New Zealand Law Society - Auckland Litigant in Person Pro Bono Service extended

Auckland Litigant in Person Pro Bono Service extended

Auckland Litigant in Person Pro Bono Service extended

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Auckland Community Law Centre’s (ACLC) Litigant in Person Pro Bono Service recently extended its operations in the Employment Court at Auckland. Unrepresented people considering a challenge to an Employment Relations Authority determination can now receive free advice about their case and the Employment Court process.

As co-manager of the ACLC I am excited about the new service and its potential to promote access to justice. The right to represent yourself is a fundamental part of a healthy justice system. However, the reality for lay litigants, the numbers of which appear to be rising, is that the process is too difficult to manage effectively.

The service is designed to support decision-making at key junctures and to help navigate the complex procedural, legal and evidential issues involved in litigation. The service is working well in the bankruptcy jurisdiction, where many lay litigants, and indeed their creditors, are seeing better outcomes than they otherwise would have.

The service runs a weekly triage clinic from the Employment Court and accepts phone or email inquiries. ACLC lawyers provide preliminary advice about merits, time limitations, and the benefits of representation. Eligible clients who decide to proceed with a challenge are referred to specialist employment lawyers for pro bono advice at various parts of the proceedings, such as preparation of pleadings, timetabling conferences, and trial preparation.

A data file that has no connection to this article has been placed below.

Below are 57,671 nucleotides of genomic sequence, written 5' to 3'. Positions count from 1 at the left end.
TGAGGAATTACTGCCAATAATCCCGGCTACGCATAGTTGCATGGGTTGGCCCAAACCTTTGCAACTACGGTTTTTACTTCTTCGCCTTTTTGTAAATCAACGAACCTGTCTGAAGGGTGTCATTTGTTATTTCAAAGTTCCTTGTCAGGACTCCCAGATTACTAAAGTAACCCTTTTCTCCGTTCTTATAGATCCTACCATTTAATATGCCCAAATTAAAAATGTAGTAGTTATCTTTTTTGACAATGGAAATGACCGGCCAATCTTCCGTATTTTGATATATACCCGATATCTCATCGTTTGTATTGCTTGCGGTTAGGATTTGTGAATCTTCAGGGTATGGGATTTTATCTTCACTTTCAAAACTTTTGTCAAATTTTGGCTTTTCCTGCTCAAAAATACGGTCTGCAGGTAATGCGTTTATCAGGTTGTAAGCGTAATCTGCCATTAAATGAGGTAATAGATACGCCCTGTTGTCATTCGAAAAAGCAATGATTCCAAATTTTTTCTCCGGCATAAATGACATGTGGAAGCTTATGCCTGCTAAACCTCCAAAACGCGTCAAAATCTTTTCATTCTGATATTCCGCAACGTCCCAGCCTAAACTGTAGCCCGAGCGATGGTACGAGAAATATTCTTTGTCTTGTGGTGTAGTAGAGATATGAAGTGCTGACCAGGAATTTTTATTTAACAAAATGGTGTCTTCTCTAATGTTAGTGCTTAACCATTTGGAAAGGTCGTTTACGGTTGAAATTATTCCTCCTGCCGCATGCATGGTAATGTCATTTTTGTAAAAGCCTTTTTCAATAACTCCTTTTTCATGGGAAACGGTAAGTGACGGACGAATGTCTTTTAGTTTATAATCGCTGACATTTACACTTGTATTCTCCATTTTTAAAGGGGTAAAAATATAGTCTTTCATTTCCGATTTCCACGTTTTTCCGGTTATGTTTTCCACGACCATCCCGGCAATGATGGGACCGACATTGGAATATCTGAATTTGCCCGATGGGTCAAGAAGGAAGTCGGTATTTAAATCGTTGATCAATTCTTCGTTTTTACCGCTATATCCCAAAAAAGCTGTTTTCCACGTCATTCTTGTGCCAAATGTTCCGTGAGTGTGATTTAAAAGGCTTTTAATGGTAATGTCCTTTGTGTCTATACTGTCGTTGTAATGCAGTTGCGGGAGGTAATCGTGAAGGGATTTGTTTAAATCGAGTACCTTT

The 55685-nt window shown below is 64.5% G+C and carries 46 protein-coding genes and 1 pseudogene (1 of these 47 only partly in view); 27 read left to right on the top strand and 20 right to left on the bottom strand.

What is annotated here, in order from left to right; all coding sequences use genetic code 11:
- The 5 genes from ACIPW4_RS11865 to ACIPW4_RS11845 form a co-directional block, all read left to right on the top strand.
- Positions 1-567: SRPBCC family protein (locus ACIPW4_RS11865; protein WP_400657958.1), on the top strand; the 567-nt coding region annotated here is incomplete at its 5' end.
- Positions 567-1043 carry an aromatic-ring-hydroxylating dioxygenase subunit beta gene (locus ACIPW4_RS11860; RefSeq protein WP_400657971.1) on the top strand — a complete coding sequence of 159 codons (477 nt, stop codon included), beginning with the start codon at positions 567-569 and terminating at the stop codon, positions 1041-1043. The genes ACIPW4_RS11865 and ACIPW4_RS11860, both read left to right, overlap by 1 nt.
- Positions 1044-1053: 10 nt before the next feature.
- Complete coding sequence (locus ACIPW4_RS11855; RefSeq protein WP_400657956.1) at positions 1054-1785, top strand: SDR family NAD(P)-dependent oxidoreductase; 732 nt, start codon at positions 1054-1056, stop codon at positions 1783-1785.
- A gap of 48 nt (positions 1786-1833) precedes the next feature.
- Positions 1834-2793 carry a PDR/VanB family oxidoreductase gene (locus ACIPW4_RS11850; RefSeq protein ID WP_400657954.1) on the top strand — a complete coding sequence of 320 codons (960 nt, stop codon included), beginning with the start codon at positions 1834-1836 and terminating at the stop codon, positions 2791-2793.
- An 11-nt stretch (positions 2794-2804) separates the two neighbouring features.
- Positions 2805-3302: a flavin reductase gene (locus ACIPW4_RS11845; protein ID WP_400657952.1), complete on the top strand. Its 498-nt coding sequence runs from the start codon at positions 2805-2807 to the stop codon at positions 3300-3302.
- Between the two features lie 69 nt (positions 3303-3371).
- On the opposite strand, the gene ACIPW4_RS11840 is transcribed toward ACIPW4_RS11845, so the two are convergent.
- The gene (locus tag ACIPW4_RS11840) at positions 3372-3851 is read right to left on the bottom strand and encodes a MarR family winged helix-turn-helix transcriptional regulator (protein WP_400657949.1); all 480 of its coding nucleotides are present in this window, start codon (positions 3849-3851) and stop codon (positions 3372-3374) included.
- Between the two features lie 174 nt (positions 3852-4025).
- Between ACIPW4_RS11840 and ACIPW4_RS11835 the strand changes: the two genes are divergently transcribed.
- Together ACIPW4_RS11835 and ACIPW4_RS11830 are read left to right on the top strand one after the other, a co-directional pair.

During its pilot phase, which is limited to unjustified dismissal and disadvantage matters, the service will use pro bono lawyers from the ADLS Incorporated employment committee.

Chief Judge Christina Inglis says Employment Court Judges are pleased to endorse the Community Law Centre’s initiative, funded by the New Zealand Law Foundation.

“The reality is that litigants in person often struggle to navigate the complexities of the court process. Early, and ongoing, advice, assistance and support can make a positive difference – not only for the litigant, but also for the opposing party and the court,” she says.

“The Auckland Community Law Centre has put a considerable amount of time and effort into developing the initiative, and early signs are encouraging. The generous involvement of the senior employment bar in Auckland is impressive, as is the broad base of stakeholders supporting the initiative, including the ERA, the New Zealand Law Society and the New Zealand Bar Association.”

The employment clinic runs from 2-3pm, Mondays, Employment Court Auckland. The bankruptcy clinic runs on list days, 9:30-12pm, High Court Auckland. Phone: 09 302 5343. Email:

Darryn Aitchison is Co-manager and Administration Practice Leader at the Auckland Community Law Centre.

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